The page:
Overall, the continued use of early interventions that are known to be effective should be used (Thornberry, Huizinga, & Loeber, 2004). The family court in New York City developed a program called Alternative to Incarceration (ATI). The purpose of this program was to show how one on one interaction between the adolescent and the court officer greatly improved chances of being able to begin rehabilitation efforts since it made it easier to find the underlying causes of this behavior. The study also implements home and school visits as well as direct family counsel. Milton, 2007). Continued efforts must be in place to identify children who are prone to violent behavior later in life. Intervention programs for these aggressive youngsters must be established. The decision of how we deal with juvenile delinquency in our community is ultimately in the hands of our judicial system. After researching the alternatives and seeing the feedback from the professionals, one must agree that putting adolescents into an adult prison facility will not help the problem. In actuality it can make the problem worse.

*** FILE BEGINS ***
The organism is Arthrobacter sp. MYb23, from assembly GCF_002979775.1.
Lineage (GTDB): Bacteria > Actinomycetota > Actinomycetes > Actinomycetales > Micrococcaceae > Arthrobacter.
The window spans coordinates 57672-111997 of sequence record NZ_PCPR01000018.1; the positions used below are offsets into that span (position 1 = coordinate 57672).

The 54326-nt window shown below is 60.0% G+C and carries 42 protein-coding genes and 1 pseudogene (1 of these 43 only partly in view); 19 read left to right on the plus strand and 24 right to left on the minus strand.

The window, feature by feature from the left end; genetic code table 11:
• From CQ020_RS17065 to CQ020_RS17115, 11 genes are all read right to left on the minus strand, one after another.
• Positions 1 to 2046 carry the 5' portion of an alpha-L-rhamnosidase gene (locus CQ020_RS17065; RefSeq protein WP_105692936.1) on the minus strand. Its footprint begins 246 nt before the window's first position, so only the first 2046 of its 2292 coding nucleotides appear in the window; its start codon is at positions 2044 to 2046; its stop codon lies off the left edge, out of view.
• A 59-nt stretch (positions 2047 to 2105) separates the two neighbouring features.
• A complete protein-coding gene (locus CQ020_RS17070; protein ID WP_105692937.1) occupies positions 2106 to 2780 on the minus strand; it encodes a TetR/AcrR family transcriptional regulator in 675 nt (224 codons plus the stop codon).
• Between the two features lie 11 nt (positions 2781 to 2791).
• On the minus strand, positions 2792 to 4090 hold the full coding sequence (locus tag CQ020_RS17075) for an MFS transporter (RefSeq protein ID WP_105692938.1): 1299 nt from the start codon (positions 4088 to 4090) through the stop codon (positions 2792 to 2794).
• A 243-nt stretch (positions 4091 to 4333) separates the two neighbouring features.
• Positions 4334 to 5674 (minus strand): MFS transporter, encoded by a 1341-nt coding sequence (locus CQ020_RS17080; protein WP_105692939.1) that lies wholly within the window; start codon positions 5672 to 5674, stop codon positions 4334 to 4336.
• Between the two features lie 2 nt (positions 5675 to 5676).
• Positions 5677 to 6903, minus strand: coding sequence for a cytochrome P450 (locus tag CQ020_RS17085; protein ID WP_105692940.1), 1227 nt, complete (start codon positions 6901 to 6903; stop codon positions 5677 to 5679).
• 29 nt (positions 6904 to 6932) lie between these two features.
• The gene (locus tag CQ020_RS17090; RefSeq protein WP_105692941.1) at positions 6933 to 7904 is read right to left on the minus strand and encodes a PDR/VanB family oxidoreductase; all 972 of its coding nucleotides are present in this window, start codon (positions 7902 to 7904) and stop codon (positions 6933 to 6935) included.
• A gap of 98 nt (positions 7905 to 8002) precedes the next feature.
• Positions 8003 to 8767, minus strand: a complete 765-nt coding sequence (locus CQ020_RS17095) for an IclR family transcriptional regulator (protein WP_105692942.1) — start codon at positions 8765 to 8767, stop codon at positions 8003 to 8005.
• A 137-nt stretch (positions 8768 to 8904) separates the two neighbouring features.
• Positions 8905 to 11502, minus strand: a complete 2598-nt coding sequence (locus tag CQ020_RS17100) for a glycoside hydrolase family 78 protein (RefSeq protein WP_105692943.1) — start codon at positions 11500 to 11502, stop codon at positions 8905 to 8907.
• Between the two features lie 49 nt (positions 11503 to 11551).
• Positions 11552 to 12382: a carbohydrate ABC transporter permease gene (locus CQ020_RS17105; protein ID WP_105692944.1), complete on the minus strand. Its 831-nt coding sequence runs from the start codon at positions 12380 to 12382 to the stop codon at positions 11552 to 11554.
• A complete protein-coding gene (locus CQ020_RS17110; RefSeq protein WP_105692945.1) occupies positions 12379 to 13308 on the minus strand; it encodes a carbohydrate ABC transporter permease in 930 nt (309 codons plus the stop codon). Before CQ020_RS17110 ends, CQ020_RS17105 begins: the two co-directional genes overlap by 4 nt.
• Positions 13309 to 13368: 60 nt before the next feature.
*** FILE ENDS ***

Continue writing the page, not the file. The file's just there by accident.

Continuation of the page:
If these children can be molded into productive citizens by the means of rehabilitation, then a system for rehabilitation should be established. It will be necessary to invest time and money into the detection of childhood behavior and the early intervention for children demonstrating behavior that may lead to delinquency or violent crime. The outcome of our efforts will be well worth what we will gain. Our gain should be more well-adjusted youth and a lower percentage of juvenile delinquent crimes. The children we are helping are the community leaders of our future. Page 5

Works Cited Pittman v. State of South Carolina, 07-8436 (The Supreme Court of United States February 01, 2008). Dreifus, C. (2009, November 30). New York Times. Retrieved June 11, 2011, from New York Times Web site: http://www. nytimes. com/2009/12/01/science/01conv. html. Milton, T. (2007). The Social Survival Kit: Alternative to Incarceration Program for Juveniles in New York City. Annual ASA Conference (pp 12-13). New York:EBSCOhost. Petrosino, A. , Petrosino, C. , Ruehler, J. (2002). “Scared Straight” and Other Juvenile Awareness Programs For Preventing Juvenile Delinquency.

The Campbell Collaboration (pp 8-13). Richards, K (2011). What makes juvenile offenders different from adult offenders? . Trends & Issues in Crime and Criminal Justice, (pp 1-7). Slowikowski, J. (2011). Justice Department discourages the use of “Scared Straight” program. OFFDP News at a Glance, (p. 1). Steinberg, L. , Haskins, R. (2008). Keeping Adolescents Out of Prison. The Future of Children Princeton- Brookings. (pp 1-7). Thornberry, T. P. , Huizinga, D. and Loeber, R. (2004). The Causes and Correlates Studies: Findings and Policy Implications. Juvenile Justice. (pp 4-16).